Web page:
It was not long after the death of their son, Casey, that Nancy and Pat Smithson felt the tug in their hearts to do something—something that would honor his life and to keep his memory alive for themselves and for Casey’s young family.
And the fact was, that something wasn’t hard to arrive at.
Before his three-year battle with leukemia, which Casey lost in 2010 at the age of 24, he lived and breathed for the game of golf.
Nancy recalls, “Casey was raised on a golf course. He was there every day.”
“Casey loved golf so much, everything was about golf for him.”
“He was a fantastic golfer. Many that observed him said that he had a beautiful swing.”
As a true champion for the sport he loved, during his life Casey shared his passion with everyone, especially taking an interest in teaching the next generation of golfers.
“He loved teaching kids,” Nancy says.
“He was always encouraging kids to play golf or other sports.”
“We just had to pass his love on to other kids somehow, so we created Casey Cup–Kids 4 Golf.
For his parents, Casey Cup–Kids 4 Golf was a natural fit to continue their son’s mission.
Casey Cup-Kids 4 Golf started very simply. As owners of Lone Oak Trophy House, the Smithsons annually donated trophies to the Shad Boaz Golf Scramble in memory of Dan and Heidi Boaz’s son, Shad. One day, Dan suggested naming the traveling trophy “The Casey Cup.” After that year Dan helped begin the annual golf scramble benefiting Casey Cup-Kids 4 Golf.
So began the journey of the travelling Casey Cup trophy.
With the help of golf pro, Danny Mullen at Paducah’s Paxton Park Golf Course, Rolling Hills Country Club pro, Kevin Rhinehart, Jason Stilley, then pro at Paducah Country Club, and retired Bob McBride, the Smithsons and volunteers hosted spring clinics that gave kids the opportunity to play the sport and receive instruction without costly green fees or membership dues.
For six years, Casey Cup Kids–4 Golf clinics saw more than 100 students begin to learn about the game of golf, with lessons on fundamentals and the mental tenacity needed to be a success at the game.
Nancy and Pat were proud of the success of the kids clinics that they hosted each year, but they soon began to wonder if there was a way for them to reach even more kids—to spread even more of their son’s love for the game.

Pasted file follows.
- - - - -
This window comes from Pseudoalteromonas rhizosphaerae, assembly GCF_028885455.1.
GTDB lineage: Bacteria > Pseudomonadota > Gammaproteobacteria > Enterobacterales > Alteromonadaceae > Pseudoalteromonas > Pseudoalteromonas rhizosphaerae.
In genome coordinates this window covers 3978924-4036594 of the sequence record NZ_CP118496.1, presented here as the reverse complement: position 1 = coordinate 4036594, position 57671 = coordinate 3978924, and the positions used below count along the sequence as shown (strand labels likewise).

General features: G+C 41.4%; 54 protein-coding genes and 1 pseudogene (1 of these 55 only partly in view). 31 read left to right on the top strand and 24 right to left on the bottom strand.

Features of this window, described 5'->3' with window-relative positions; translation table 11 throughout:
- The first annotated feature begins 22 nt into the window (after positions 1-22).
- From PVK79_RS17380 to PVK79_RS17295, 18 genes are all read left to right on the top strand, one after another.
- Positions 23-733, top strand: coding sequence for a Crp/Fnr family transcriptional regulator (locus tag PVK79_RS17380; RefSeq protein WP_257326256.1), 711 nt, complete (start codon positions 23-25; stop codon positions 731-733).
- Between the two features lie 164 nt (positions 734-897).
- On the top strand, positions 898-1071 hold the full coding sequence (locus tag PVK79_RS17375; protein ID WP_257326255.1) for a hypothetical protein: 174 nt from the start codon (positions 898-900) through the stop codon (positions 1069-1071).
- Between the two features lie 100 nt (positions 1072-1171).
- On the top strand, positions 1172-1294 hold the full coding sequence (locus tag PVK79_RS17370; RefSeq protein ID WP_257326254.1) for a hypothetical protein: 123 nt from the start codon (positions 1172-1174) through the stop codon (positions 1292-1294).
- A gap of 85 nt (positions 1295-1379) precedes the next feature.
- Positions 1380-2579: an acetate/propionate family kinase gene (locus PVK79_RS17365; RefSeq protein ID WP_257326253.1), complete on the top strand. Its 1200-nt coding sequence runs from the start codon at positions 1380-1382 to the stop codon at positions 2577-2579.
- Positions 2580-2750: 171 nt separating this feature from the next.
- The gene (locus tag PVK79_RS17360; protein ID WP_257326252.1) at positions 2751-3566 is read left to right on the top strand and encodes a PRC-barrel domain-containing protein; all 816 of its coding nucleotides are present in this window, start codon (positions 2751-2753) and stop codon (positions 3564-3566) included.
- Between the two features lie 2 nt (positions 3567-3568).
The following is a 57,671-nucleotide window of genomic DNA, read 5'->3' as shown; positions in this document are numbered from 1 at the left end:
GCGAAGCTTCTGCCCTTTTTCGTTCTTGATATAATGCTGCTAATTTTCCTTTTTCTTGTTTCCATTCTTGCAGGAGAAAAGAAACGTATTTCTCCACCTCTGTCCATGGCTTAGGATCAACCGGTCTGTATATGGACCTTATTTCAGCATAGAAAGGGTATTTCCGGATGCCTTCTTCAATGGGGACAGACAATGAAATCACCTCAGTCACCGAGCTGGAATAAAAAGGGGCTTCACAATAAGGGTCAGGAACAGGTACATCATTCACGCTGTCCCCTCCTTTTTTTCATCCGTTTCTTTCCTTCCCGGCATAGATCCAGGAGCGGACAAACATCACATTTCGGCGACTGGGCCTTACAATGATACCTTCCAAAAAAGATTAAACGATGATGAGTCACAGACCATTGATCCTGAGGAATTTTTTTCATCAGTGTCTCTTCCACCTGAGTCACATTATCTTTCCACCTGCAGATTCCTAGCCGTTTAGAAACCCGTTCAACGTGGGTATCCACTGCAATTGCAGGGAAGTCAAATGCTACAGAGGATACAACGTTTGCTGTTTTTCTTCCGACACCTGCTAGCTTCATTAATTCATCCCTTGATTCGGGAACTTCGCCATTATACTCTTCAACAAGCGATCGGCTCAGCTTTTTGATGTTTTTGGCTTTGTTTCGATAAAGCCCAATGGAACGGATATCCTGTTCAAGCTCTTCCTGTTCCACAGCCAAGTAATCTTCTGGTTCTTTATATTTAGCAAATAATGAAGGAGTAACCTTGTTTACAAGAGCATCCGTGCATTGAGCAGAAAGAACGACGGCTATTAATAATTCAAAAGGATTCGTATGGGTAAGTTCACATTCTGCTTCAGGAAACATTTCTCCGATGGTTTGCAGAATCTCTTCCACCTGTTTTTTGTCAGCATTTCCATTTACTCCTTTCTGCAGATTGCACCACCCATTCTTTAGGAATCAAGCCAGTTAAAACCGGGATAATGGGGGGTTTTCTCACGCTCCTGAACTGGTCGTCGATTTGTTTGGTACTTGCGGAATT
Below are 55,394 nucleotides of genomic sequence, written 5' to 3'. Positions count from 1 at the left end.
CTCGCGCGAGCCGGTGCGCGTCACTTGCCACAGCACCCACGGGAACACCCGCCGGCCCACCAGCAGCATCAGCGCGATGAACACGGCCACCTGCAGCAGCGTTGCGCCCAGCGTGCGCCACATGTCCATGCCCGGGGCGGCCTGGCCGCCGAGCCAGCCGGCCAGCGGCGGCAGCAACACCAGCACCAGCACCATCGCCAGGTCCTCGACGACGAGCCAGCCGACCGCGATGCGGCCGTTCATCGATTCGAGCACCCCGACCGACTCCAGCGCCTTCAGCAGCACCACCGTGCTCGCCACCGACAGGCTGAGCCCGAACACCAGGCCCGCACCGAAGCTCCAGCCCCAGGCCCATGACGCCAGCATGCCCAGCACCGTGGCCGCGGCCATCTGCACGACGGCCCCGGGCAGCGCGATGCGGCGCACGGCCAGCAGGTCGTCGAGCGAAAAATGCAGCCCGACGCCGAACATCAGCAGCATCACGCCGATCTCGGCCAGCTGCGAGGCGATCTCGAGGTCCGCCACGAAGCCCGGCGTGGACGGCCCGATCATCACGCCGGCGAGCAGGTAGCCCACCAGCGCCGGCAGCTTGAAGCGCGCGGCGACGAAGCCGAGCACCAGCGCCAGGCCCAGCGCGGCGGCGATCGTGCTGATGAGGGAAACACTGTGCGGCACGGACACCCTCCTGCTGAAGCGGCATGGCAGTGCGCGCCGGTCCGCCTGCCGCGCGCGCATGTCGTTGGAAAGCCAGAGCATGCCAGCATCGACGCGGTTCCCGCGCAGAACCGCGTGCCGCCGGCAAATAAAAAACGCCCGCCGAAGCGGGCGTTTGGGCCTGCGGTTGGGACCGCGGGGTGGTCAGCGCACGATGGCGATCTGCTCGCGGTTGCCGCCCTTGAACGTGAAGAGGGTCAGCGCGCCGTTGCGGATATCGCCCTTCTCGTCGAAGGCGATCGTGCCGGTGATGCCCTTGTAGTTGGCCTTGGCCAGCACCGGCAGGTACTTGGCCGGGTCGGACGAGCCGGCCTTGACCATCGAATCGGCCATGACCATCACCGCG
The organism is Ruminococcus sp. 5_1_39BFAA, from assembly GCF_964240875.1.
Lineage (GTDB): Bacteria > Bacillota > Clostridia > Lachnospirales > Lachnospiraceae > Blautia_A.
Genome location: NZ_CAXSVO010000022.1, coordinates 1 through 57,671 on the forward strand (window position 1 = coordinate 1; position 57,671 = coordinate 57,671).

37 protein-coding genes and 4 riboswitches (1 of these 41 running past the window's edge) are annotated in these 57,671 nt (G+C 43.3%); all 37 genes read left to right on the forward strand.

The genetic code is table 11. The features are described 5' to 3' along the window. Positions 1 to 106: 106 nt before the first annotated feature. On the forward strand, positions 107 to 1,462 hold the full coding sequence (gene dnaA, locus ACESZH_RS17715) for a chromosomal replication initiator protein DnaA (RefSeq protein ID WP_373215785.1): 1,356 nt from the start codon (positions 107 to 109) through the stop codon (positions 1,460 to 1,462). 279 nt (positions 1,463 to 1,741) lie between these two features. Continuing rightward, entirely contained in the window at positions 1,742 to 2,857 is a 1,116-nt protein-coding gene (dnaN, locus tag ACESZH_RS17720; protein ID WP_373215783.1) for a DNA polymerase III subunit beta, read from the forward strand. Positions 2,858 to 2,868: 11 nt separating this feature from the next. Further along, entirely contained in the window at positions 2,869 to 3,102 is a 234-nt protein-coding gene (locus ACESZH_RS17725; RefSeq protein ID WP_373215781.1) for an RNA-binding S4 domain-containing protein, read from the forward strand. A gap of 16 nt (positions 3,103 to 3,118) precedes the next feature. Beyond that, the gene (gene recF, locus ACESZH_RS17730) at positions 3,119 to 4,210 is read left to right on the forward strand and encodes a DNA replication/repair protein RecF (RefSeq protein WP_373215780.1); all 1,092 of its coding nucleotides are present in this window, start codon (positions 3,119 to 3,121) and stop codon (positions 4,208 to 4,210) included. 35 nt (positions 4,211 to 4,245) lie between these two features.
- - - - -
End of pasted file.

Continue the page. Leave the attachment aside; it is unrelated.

Their answer came in the form of the SNAG Golf curriculum, designed by former PGA golf players Terry Anton and Wally Armstrong. Used in more than 8,000 classrooms across the nation and abroad, the SNAG golf concept utilizes a modified golf game with a unique, kid-friendly design to introduce elementary-aged students to the game and to the important life skills it supports.
When Nancy reached out to the state golf association and realized that they were helping to provide SNAG kits to schools, through grants, in the Lexington and Louisville areas, but no support was planned for schools in the Jackson Purchase area, she knew that they needed to get to work.
With costs ranging from $3,000 to $4,000 per kit, the Smithsons immediately began organizing Casey Cup-Kids 4 Golf scrambles at Paducah’s Paxton Park Golf Course to raise the funds they needed.
Those events garnered enough support for Casey Cup-Kids 4 Golf to provide SNAG kits to Heath Elementary, Lone Oak Elementary and Hendron Lone Oak, Community Christian Academy and Concord Elementary School.
At Concord Elementary, P.E. Teacher Rae Ann Walker was already teaching golf as part of her curriculum and eagerly accepted the donation as a way to further that experience for her students.
“The kids learned how to chip and how to putt,” she says of their first semester with the SNAG program.
“They really loved it.”
“It’s a great curriculum for elementary kids. The clubs are big, the balls are bigger, the targets are bigger.”
Rae Ann, who plans to introduce the SNAG concept again into her classes in the upcoming school year, believes the experience achieved exactly what the Smithsons intended.
“As a P.E. teacher, I try to teach my children about life skills–things that when they leave me, they can carry on and I feel like golf is one of those things,” Rae Ann says.
“Golf is a lifetime activity–you can play at any age.”
“But a lot of kids can’t afford to go out to a country club and play a round of golf. Thanks to things like the Casey Cup, they can experience it.”
For now, the Smithsons are focusing their efforts on the annual Casey Cup– Kids 4 Golf Scramble that raises money to purchase additional SNAG kits. They have two kit donations planned for St. Mary School and the Oscar Cross Boys and Girls Club of Paducah.
“With the SNAG kits, we believe we are helping kids and we are trying to build up golf and give kids an opportunity to play like Casey did,” Nancy says.
“A lot of kids don’t know if they’d like to play golf or not because they don’t have the opportunity.”
“What we are doing in Casey’s memory is giving them the chance to find out.”
“I think Casey would be happy to know that kids like him have an opportunity to play golf because that’s what he liked to do,” she says.
“Casey would be very proud of this.”
Would you or your business like to participate or volunteer in the upcoming Casey Cup– Kids 4 Golf Scramble?
Would you like to donate money to be used in the purchase of a SNAG kit for a local school?
Do you know of a local teacher who would be interested in a SNAG kit for his/her classroom?
For these questions and any additional information about the Casey Cup-Kids 4 Golf, you can reach out to Nancy and Pat Smithson at their business, Lone Oak Trophy House and Four Rivers Marine Signage on Facebook, via email at email@example.com or via phone at 270-554-2284.
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